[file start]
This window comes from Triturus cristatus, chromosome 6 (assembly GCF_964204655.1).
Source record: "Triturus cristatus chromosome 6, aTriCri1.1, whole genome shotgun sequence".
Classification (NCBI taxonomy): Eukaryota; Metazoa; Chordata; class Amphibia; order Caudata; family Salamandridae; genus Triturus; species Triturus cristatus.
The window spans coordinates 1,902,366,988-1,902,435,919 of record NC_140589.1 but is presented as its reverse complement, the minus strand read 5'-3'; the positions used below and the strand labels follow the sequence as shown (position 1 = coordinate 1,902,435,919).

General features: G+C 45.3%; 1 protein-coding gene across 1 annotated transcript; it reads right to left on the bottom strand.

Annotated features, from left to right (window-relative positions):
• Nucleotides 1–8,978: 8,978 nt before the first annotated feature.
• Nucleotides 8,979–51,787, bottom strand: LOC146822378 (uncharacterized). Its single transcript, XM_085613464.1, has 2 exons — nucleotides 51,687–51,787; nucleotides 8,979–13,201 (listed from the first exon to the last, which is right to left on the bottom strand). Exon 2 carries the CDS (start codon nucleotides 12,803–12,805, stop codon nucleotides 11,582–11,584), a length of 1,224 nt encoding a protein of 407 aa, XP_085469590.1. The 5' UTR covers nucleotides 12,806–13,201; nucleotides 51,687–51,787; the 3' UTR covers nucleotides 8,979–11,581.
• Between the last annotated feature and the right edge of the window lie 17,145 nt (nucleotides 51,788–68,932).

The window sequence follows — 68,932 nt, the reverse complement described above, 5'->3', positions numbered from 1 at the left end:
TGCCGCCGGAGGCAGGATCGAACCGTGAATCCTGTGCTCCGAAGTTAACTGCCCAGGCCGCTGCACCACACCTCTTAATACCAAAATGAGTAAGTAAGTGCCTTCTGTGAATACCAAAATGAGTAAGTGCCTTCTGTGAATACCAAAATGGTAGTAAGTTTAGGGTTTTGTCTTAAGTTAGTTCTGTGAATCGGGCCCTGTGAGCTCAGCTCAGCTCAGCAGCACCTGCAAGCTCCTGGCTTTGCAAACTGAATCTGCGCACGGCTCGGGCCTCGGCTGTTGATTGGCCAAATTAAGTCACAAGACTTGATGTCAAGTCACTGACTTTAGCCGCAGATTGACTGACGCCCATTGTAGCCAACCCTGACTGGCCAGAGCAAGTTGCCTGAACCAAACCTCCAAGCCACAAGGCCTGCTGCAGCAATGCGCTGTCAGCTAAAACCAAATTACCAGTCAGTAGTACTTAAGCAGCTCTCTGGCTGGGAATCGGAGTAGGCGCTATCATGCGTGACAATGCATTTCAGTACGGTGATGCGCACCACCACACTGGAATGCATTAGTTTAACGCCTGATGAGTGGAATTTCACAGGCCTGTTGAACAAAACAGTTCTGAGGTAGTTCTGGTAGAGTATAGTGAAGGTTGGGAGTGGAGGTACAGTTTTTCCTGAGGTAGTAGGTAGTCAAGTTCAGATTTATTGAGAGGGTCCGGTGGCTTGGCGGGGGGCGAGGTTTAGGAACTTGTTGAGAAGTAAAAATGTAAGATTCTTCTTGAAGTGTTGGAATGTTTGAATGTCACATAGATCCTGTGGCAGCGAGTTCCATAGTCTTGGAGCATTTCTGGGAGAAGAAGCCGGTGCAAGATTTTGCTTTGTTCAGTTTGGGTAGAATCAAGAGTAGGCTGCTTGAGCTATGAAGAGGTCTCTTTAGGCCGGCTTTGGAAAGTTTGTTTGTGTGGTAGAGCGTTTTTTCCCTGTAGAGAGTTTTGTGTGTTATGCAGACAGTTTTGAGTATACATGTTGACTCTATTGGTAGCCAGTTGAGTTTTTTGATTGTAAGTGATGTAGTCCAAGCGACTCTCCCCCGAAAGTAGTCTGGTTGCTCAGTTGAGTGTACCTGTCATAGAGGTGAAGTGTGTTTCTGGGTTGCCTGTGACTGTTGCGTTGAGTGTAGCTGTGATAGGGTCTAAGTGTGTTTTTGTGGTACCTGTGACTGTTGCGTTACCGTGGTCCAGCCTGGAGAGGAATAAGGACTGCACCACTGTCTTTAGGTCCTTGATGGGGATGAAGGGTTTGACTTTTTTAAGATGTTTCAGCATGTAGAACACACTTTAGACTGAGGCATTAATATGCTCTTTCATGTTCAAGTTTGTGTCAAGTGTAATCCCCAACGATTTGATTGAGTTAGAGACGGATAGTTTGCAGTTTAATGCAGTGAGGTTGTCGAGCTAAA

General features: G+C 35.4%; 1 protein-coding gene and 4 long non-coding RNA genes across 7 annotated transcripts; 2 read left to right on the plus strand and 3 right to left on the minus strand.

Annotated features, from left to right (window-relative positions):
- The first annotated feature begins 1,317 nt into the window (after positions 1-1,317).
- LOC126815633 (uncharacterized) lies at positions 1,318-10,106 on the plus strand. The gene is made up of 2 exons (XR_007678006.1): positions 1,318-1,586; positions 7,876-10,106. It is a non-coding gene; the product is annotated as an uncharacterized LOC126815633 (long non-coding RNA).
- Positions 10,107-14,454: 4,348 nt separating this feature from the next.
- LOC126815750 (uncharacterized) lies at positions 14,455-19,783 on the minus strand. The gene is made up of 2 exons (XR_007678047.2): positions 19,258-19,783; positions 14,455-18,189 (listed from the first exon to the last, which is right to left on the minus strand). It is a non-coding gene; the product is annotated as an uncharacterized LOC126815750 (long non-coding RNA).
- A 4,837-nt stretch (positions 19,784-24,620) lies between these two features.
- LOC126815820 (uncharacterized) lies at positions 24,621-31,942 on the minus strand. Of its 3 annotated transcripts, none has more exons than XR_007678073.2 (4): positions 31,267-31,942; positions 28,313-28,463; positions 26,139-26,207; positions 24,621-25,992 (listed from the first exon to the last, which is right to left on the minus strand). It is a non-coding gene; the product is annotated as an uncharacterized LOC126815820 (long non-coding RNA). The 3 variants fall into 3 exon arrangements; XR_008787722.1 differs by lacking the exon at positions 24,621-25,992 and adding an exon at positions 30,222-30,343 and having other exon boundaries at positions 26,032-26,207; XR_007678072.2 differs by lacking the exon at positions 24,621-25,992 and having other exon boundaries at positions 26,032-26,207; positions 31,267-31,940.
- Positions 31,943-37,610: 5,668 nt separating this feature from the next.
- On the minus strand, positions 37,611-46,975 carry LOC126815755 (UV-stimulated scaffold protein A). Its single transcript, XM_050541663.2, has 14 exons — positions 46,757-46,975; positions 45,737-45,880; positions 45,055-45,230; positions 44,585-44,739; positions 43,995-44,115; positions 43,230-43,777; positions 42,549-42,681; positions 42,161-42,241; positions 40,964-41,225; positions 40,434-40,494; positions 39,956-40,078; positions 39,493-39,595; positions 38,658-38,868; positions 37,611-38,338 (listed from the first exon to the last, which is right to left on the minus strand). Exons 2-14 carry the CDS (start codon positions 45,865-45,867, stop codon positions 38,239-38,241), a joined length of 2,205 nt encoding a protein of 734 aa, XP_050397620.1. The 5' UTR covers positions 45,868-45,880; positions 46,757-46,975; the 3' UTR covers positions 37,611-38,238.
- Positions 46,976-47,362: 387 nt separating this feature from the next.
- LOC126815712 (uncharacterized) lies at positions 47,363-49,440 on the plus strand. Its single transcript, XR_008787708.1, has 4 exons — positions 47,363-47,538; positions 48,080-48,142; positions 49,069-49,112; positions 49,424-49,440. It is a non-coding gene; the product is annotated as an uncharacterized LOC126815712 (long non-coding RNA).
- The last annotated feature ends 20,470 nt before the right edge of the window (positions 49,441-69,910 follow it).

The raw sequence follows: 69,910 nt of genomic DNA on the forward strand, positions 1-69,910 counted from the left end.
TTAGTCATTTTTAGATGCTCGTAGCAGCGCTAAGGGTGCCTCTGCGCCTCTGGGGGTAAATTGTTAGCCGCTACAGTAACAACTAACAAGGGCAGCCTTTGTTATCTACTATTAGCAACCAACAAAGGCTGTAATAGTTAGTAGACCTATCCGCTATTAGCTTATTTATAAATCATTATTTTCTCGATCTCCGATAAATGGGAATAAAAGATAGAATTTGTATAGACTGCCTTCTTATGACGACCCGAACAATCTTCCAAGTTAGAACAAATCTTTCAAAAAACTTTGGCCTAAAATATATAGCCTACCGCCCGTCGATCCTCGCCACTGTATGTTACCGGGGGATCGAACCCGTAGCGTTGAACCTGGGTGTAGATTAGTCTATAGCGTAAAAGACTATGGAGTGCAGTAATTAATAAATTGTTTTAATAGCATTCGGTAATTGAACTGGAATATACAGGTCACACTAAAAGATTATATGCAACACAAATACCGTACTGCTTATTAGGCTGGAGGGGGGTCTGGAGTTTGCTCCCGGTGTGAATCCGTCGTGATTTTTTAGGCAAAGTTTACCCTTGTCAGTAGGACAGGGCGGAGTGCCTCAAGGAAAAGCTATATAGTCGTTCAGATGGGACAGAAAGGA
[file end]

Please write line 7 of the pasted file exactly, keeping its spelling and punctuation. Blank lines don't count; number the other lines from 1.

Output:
• Nucleotides 1–8,978: 8,978 nt before the first annotated feature.